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Amber Geology



Amber has always been a mystery causing for gemologists to keep searching for answers. Nowadays, there are certainly many facts that we do know about the fiery gem that it is brought to us by nature. From how it is made to where it can be found and the tiny creatures that got trapped along the way, scientists have discovered as much information as possible and are still learning every day about the planet that existed millions and millions of years ago.


How Is Amber Made?


It’s the most beautiful organic gemstone thats journey began millions of years ago. Amber is made from resin, which seeps out from pine trees to repair any injuries from weather or parasites. Over time, the resin begins to harden and during a natural disaster such as a glacier, the forest along with the resin became swept up in to the ocean and eventually buried under layers and layers of sediment on the sea bed. The lack of oxygen causes fossilisation and for the resin to transform into Amber.

As you can imagine not all the resin turned into Amber due to volatile weather conditions. The hardened tacky substance has to be pretty resilient to the sun, wind and rain. Many pieces of resin can degrade after a long exposure to the elements and only the most resistant survives.




Amber’s Inclusions


It is one of the few gemstones that features insects and plant debris perfectly preserved. Each piece differs depending on what creature became trapped as the resin oozed down the trunk. Expect to find beetles, spiders and flies and sometimes, if you’re lucky, small lizards are frozen in time. Many scientists, gemologists and historians are truly fascinated with Amber and how it offers a window in to a time that no longer exists.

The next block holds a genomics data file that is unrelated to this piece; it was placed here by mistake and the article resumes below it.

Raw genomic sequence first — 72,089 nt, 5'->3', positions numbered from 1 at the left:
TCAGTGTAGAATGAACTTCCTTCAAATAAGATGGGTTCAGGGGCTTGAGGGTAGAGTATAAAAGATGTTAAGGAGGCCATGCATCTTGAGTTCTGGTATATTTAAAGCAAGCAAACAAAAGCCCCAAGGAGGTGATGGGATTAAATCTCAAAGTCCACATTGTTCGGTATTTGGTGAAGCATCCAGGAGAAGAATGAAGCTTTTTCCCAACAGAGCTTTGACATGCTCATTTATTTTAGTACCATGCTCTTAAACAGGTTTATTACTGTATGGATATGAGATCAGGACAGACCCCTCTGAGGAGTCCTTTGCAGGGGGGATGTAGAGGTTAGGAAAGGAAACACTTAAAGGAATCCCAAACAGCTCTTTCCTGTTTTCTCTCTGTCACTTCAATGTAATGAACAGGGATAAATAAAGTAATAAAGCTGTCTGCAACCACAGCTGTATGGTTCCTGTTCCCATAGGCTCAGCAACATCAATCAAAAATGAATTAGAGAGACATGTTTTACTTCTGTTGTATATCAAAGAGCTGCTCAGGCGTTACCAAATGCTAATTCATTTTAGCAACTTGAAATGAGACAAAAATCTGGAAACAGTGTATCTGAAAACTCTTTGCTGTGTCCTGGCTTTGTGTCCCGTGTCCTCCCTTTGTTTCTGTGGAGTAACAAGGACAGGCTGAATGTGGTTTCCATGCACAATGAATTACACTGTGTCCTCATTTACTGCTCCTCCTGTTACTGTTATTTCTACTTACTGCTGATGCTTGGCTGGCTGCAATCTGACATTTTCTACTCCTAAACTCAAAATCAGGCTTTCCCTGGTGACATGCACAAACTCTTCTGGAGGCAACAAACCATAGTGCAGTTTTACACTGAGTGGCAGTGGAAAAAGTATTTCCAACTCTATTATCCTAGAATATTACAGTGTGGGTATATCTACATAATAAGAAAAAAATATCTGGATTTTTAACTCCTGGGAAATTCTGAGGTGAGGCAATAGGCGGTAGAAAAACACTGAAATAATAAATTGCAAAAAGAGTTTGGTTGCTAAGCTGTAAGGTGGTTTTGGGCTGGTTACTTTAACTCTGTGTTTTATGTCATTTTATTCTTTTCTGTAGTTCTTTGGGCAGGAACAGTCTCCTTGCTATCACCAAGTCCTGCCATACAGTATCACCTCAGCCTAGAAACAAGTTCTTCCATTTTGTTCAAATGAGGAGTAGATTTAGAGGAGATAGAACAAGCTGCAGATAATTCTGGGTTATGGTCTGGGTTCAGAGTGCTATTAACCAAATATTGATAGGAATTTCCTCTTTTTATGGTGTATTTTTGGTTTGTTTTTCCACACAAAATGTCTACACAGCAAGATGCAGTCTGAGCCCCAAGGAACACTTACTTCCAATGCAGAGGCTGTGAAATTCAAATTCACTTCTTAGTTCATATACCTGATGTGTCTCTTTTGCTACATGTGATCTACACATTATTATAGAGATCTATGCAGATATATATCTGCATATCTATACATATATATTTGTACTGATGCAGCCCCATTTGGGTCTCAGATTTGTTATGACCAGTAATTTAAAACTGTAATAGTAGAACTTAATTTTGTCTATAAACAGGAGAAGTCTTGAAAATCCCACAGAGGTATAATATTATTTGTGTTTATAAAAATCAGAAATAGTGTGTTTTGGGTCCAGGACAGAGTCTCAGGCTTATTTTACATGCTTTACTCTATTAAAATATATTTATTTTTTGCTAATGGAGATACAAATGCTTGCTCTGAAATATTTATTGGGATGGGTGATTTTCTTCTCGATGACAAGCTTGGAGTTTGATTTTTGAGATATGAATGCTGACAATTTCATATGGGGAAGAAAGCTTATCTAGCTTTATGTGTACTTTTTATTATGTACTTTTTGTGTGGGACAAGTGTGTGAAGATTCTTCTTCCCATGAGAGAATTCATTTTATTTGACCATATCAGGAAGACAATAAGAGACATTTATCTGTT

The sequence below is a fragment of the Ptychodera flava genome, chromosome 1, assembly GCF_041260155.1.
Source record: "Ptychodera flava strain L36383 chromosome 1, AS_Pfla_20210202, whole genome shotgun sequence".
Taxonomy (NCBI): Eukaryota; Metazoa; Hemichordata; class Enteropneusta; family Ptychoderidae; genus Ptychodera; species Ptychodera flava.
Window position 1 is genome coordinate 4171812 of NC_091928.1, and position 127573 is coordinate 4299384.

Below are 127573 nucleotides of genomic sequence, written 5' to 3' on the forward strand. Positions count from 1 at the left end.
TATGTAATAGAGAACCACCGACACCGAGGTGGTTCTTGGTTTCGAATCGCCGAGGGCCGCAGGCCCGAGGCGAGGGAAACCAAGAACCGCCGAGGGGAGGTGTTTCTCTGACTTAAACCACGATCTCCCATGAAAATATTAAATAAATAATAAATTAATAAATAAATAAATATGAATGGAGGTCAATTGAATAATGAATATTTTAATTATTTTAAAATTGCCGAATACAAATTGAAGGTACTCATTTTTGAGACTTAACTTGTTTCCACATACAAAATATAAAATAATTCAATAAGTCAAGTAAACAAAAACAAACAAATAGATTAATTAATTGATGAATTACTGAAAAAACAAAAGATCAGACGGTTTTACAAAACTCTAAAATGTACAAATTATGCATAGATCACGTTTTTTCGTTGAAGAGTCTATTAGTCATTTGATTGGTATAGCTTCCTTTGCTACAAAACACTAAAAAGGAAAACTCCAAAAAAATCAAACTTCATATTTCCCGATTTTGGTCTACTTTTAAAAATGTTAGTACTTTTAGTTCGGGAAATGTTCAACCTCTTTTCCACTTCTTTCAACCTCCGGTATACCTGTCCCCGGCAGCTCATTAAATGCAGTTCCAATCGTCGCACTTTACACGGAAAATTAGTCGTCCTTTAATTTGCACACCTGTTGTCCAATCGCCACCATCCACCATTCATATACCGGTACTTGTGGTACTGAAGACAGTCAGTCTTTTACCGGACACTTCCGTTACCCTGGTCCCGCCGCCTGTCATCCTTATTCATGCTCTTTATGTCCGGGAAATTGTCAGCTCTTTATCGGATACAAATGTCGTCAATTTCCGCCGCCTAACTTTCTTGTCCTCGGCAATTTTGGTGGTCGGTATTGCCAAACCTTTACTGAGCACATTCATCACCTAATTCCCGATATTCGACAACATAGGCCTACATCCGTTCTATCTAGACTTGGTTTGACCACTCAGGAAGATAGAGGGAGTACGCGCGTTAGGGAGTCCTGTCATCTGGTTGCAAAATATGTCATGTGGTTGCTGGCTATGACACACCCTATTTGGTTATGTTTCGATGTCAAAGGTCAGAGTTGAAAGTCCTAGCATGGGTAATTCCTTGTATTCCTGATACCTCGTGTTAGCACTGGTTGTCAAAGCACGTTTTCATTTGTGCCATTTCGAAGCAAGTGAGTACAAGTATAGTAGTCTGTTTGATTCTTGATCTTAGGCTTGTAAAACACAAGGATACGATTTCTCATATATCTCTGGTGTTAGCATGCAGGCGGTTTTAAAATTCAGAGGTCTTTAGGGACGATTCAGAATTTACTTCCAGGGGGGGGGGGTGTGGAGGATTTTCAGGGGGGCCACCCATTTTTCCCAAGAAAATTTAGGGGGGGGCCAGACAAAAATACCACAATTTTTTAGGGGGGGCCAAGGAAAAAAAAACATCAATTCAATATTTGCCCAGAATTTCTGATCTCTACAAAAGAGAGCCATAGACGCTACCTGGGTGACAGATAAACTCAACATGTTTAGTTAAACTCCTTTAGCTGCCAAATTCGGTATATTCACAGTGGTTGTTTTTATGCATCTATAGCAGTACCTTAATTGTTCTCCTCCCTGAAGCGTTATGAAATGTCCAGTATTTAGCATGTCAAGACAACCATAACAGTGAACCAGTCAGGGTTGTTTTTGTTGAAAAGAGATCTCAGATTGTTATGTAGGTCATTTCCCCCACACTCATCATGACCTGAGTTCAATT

Where Can Amber Be Found?


A patient and persistent beachcomber can spot the glow of Amber on the shore, especially after a turbulent storm. In particular, the Baltic coastline is home to rich Amber deposits, which include countries such as Bulgaria, Lithuania and Poland. During severe weather, Amber is disturbed from the seabed and is swept to the sandy beaches. Low in gravity, the fiery gem is extremely light and its low density means it can float in salt water - a great test to determine whether what you have found is the real deal.




Avoid the Copycats


For those who are unfamiliar with the captivating gemstone may come across similar looking fragments on the beach. Carnelian is often mistaken for Amber due to its similar colouring. It is a variety of the mineral chalcedony and gets its colour from the impurities of iron oxides. Carnelian doesn’t float in sea water and is hard and cold to touch, which is the complete opposite of Amber.

However, plastics and synthetic resins are more difficult to tell the difference as they are warm and do float. Therefore, rubbing it with your hands or a cloth will help to understand what you have discovered as Amber gives off the smell of pine or turpentine whereas artificial materials have a chemical odour.


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